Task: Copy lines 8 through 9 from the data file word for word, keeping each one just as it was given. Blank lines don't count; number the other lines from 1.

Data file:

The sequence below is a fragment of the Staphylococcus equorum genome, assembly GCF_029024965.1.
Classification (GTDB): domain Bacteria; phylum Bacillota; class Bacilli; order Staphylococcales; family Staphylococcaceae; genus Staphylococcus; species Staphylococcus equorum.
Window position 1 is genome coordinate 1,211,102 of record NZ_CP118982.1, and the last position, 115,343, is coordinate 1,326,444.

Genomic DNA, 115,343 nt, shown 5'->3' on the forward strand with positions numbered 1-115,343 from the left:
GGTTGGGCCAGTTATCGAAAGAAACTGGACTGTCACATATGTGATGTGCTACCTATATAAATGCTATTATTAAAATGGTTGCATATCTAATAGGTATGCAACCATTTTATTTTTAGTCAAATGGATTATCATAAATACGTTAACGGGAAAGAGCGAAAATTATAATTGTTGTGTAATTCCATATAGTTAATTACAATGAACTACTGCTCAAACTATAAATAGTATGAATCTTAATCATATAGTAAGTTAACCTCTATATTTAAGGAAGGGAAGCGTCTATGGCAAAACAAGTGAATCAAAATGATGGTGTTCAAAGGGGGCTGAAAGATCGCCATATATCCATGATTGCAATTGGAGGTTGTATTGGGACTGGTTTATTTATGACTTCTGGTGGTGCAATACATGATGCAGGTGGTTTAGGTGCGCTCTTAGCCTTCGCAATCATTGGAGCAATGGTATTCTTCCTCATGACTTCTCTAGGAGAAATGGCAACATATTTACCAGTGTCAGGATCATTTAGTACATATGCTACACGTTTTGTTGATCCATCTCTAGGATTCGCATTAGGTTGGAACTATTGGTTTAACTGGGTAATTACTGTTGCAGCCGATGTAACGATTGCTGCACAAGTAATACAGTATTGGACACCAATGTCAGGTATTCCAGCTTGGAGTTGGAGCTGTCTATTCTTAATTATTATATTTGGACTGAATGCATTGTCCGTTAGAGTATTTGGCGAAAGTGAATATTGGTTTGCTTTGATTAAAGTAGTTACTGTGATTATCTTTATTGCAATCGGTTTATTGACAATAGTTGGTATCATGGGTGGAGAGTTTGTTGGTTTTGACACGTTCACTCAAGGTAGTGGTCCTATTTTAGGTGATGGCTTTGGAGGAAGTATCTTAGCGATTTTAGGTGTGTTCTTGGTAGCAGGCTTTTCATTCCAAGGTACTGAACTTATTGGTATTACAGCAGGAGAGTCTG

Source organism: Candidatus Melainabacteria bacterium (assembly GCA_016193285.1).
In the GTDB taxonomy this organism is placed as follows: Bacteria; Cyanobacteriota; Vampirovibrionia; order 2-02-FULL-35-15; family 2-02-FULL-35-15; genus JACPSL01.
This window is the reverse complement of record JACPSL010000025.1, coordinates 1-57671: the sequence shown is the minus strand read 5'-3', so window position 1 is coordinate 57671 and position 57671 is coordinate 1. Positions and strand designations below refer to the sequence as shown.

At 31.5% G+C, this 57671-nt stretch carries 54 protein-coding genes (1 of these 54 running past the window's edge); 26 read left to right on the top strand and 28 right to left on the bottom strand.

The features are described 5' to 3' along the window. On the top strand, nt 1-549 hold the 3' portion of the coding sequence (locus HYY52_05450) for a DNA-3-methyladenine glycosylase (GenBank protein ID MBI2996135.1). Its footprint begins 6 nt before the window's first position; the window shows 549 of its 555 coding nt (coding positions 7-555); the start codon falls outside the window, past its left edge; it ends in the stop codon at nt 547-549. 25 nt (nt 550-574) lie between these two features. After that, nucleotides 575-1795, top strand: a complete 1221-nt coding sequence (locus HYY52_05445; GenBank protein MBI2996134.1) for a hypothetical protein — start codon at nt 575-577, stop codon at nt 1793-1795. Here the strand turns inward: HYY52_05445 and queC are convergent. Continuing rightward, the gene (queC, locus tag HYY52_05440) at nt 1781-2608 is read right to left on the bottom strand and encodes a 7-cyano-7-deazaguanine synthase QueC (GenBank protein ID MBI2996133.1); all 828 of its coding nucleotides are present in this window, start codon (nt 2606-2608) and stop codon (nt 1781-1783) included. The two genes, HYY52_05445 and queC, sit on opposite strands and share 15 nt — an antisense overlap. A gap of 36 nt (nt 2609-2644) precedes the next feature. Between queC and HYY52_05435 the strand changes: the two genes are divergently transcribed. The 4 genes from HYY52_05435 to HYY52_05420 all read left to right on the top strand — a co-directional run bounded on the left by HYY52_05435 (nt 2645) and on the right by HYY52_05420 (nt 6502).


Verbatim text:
This window is the reverse complement of record JACPSL010000025.1, coordinates 1-57671: the sequence shown is the minus strand read 5'-3', so window position 1 is coordinate 57671 and position 57671 is coordinate 1. Positions and strand designations below refer to the sequence as shown.

At 31.5% G+C, this 57671-nt stretch carries 54 protein-coding genes (1 of these 54 running past the window's edge); 26 read left to right on the top strand and 28 right to left on the bottom strand.